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26 minutes | 9 days ago
Vandermeer Bonus! A Visit to Ambergris
In their second interstitial episode, The NewlyReads examine Jeff Vandermeer's first weird landscape by discussing "The Hoegbotton Guide to the Early History of Ambergris" from the collection City of Saints and Madmen. They talk footnote fiction, provide their rankings of Vandermeer's fictional worlds, and Dan explains why having Magneto-esque control over fungus would be the ultimate superpower.
23 minutes | 23 days ago
Sentence Breakdown! Willa Cather's Death Comes for the Archbishop
New music! New segment! Weekly episodes! What more could you want? Today Kylie and Daniel dig in to a sentence from Willa Cather's Death Comes for the Archbishop. We talk about scansion, the passive voice, and the ways that textual artists use their medium to convey meaning, and how sleuthing literature folks tease that meaning out.
71 minutes | a month ago
Willa Cather's Death Comes for the Archbishop
Dan makes Kylie read Willa Cather's Death Comes for the Archbishop. Is it a cowboy tale? A work of high modernism? The source text for Slow West? (Probably not that last one...) Rustle up your cattle and join The NewlyReads as they meander through the long history of landscape description, why Catholics get a good rep in literature, and how Kylie got Goldfinched by this one. Also, a big announcement: We're going weekly! Starting next week, after every traditional episode, we'll release a shorter companion episode that delves into each author's sentence-level style. So tune in next week for our Sentence Breakdown of a line that encapsulates the themes and style of Death Comes for the Archbishop. Follow us on Instagram @thenewlyreads or drop us a line at email@example.com
118 minutes | 2 months ago
Jonathan Franzen's Freedom
Dan makes Kylie read Jonathan Franzen's Freedom, the book that was under a lot of Christmas trees in 2010. (That's, uh, about the best we could do to tie this deeply misanthropic book to any kind of holiday theme...) Join us as we discuss Franzen's amazing ability to antagonize everyone on the internet and decide whether Freedom lives up to its classification as one of the 21st century's Great American Novels.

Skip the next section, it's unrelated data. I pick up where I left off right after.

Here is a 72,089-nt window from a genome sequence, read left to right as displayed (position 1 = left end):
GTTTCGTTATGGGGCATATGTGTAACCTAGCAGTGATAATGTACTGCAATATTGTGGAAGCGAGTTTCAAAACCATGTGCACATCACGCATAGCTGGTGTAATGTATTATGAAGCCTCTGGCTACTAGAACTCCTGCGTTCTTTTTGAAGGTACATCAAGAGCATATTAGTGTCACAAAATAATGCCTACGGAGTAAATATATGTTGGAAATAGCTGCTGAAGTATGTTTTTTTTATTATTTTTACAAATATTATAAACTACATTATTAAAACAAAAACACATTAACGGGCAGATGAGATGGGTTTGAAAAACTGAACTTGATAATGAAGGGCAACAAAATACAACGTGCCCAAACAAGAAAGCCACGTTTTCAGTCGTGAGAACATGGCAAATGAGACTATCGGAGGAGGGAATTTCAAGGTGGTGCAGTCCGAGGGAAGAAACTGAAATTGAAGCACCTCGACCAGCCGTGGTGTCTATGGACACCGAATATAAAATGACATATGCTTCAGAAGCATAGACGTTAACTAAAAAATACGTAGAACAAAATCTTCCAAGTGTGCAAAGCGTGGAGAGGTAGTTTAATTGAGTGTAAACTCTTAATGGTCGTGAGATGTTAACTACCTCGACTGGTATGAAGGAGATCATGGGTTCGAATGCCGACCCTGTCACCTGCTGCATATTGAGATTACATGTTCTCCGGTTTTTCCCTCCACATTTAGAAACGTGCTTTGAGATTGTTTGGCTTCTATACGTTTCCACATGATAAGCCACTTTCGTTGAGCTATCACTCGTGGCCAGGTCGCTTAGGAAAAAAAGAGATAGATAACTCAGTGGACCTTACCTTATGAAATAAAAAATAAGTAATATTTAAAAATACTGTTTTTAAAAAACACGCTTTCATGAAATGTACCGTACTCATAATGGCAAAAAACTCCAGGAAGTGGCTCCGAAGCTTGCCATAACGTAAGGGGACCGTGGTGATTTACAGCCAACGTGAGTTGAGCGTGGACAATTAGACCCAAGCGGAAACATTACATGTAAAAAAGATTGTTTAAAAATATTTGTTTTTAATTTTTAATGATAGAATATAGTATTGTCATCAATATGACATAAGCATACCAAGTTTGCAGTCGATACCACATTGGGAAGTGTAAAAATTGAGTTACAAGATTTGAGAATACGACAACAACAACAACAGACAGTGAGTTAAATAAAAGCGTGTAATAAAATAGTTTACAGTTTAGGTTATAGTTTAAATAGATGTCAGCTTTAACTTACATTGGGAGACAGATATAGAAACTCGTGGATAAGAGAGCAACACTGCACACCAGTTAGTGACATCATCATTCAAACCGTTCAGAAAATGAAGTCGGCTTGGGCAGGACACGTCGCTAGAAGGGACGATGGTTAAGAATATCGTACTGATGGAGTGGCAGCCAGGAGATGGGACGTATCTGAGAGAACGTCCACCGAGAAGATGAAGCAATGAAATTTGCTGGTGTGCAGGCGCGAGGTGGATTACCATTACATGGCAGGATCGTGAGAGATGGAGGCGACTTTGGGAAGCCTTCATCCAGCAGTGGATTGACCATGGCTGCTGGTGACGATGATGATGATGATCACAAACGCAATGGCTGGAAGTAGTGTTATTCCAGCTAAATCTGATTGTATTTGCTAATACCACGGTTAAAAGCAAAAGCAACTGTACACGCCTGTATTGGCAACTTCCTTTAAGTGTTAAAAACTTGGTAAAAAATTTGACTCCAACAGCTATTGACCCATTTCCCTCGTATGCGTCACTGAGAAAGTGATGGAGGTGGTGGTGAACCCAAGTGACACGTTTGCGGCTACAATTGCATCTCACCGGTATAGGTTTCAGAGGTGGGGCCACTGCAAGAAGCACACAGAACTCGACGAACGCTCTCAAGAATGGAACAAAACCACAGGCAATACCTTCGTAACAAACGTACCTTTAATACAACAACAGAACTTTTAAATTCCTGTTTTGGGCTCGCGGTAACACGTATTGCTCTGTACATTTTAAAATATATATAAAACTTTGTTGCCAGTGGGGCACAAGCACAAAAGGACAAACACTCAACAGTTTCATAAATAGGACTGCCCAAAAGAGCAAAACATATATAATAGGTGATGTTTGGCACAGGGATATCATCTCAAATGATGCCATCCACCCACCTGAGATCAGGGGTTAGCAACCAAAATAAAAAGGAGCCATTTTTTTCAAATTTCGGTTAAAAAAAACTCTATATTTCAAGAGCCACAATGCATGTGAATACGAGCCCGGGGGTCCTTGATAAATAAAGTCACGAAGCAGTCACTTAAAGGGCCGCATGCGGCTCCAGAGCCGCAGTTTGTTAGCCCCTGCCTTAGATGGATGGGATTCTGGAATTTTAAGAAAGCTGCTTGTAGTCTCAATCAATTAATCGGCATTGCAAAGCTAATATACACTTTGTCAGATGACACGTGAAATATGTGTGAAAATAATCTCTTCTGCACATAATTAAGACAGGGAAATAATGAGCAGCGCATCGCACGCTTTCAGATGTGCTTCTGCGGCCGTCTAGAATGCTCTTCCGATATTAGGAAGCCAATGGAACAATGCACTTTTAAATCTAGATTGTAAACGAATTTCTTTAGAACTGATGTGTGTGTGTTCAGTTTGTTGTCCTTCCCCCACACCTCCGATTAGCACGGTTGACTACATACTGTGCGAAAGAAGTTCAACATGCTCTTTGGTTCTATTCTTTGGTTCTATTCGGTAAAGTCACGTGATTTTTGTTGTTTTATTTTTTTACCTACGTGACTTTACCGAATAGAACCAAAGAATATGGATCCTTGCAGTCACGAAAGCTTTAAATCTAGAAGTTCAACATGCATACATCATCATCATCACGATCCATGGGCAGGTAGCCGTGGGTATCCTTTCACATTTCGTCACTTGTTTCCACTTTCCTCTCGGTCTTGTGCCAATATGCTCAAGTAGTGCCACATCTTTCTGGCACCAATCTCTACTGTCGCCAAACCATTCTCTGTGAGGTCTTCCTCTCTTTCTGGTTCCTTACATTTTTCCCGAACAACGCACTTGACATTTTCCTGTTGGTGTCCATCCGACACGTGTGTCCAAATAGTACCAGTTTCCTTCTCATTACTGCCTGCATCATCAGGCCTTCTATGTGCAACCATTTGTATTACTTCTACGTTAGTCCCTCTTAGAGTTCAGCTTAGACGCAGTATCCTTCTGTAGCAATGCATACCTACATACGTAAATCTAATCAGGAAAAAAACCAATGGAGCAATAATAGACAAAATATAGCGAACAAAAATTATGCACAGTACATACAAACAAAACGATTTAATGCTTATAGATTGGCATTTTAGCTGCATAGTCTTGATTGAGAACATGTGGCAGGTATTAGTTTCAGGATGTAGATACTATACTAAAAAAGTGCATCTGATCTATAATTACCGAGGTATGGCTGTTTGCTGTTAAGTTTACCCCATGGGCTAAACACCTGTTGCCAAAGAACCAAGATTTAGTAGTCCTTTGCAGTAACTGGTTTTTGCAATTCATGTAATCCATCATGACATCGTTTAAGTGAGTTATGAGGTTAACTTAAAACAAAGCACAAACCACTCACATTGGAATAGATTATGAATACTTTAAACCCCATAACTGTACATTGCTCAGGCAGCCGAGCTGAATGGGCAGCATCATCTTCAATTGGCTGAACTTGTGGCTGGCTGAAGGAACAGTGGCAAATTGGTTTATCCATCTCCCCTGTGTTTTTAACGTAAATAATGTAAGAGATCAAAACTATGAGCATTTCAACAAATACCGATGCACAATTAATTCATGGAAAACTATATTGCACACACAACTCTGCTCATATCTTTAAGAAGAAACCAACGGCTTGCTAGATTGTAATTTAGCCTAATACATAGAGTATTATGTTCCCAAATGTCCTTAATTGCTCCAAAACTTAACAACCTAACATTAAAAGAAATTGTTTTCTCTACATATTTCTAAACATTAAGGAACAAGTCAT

101 minutes | 3 months ago
Henry James's The Spoils of Poynton
Kylie makes Dan read a B-side novel from an A-lister of American fiction! In the 1897 The Spoils of Poynton, an old woman with Britain's most beautifully decorated house is faced with the horrifying prospect of a daughter-in-law with hideous taste. Somehow, this ridiculous premise leads to high drama: furniture is moved in the night, and tea biscuits are incriminatingly displaced! Listen as The NewlyReads discuss why James isn't a household name, the novel's strange mix of headstrong and totally indecisive characters, and why titles with dual meanings really are the best.
98 minutes | 3 months ago
Special Episode: Are Fictional Characters Real?
In this special episode, Dan and Kylie wade into murky philosophical waters to investigate why we're able to laugh, cry, and rage over the fates of fictional characters. If you want to know what's in Dan's copious notes referenced on this episode, here's some of the reading we did to prep for this recording: --Bernard Paris, Imagined Human Beings: A Psychological Approach to Character and Conflict in Literature, NYU Press (1997) --Amie L. Thomasson, Fiction and Metaphysics, Cambridge UP (1999)--Baruch Hochman, Character in Literature , Cornell University Press (1985)--Howard Sklar, "Believable Fictions: On the Nature of Emotional Responses to Fictional Characters," Helsinki English Studies, Vol 5 (2009) --Paisley Livingstone, Andrea Sauchelli, and Paisley Livingston, "Philosophical Perspectives on --Fictional Characters," New Literary History, Vol. 42.2 (2011)--Stanford Encyclopedia of Philosophy's "Fictional Entities" (2018)
83 minutes | 4 months ago
Sandra Cisneros' The House on Mango Street
Today's episode is a Kylie pick! Is it a street filled with mangoes? A street on a mango? A street for mangoes? The only possible way to know is to listen!
71 minutes | 5 months ago
Don Delillo's White Noise
Do you hear that sound? That constant sound in the background? It's the long silence since we went on vacation. Well, we're back! This is our last episode with our old recording equipment, and we used it to discuss a classic: Don DeLillo's White Noise. Next episode: new fancy tech that we will spend the intervening weeks learning how to use.
2 minutes | 5 months ago
Announcing Season 2!
The NewlyReads will return on October 2!
86 minutes | 7 months ago
Barbara Kingsolver's The Bean Trees